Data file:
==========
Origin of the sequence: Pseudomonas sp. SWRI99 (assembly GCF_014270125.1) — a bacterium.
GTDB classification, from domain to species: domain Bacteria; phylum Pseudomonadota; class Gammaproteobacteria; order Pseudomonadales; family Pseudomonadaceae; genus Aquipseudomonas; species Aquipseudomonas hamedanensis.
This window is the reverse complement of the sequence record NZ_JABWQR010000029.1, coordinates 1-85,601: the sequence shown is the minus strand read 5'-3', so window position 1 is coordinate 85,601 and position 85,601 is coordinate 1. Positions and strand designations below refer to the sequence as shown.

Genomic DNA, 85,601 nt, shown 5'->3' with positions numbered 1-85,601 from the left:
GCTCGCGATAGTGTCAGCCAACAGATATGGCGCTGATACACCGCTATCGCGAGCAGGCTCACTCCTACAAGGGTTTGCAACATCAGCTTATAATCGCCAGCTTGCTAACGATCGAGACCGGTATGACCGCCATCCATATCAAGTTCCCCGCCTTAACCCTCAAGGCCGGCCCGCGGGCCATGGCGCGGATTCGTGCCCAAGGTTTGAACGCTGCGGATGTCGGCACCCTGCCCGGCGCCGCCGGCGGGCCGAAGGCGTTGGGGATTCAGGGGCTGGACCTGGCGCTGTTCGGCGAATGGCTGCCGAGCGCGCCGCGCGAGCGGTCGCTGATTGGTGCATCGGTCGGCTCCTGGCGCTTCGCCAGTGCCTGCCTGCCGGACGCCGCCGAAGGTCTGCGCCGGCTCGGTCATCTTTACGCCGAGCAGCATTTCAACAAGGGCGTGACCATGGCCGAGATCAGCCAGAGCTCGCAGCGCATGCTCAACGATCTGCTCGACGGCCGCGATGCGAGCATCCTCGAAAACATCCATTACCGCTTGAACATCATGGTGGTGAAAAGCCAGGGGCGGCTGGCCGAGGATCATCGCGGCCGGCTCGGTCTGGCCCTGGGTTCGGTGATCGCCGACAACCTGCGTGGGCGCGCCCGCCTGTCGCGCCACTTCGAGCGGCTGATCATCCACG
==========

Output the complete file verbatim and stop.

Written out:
Origin of the sequence: Pseudomonas sp. SWRI99 (assembly GCF_014270125.1) — a bacterium.
GTDB classification, from domain to species: domain Bacteria; phylum Pseudomonadota; class Gammaproteobacteria; order Pseudomonadales; family Pseudomonadaceae; genus Aquipseudomonas; species Aquipseudomonas hamedanensis.
This window is the reverse complement of the sequence record NZ_JABWQR010000029.1, coordinates 1-85,601: the sequence shown is the minus strand read 5'-3', so window position 1 is coordinate 85,601 and position 85,601 is coordinate 1. Positions and strand designations below refer to the sequence as shown.

Genomic DNA, 85,601 nt, shown 5'->3' with positions numbered 1-85,601 from the left:
GCTCGCGATAGTGTCAGCCAACAGATATGGCGCTGATACACCGCTATCGCGAGCAGGCTCACTCCTACAAGGGTTTGCAACATCAGCTTATAATCGCCAGCTTGCTAACGATCGAGACCGGTATGACCGCCATCCATATCAAGTTCCCCGCCTTAACCCTCAAGGCCGGCCCGCGGGCCATGGCGCGGATTCGTGCCCAAGGTTTGAACGCTGCGGATGTCGGCACCCTGCCCGGCGCCGCCGGCGGGCCGAAGGCGTTGGGGATTCAGGGGCTGGACCTGGCGCTGTTCGGCGAATGGCTGCCGAGCGCGCCGCGCGAGCGGTCGCTGATTGGTGCATCGGTCGGCTCCTGGCGCTTCGCCAGTGCCTGCCTGCCGGACGCCGCCGAAGGTCTGCGCCGGCTCGGTCATCTTTACGCCGAGCAGCATTTCAACAAGGGCGTGACCATGGCCGAGATCAGCCAGAGCTCGCAGCGCATGCTCAACGATCTGCTCGACGGCCGCGATGCGAGCATCCTCGAAAACATCCATTACCGCTTGAACATCATGGTGGTGAAAAGCCAGGGGCGGCTGGCCGAGGATCATCGCGGCCGGCTCGGTCTGGCCCTGGGTTCGGTGATCGCCGACAACCTGCGTGGGCGCGCCCGCCTGTCGCGCCACTTCGAGCGGCTGATCATCCACG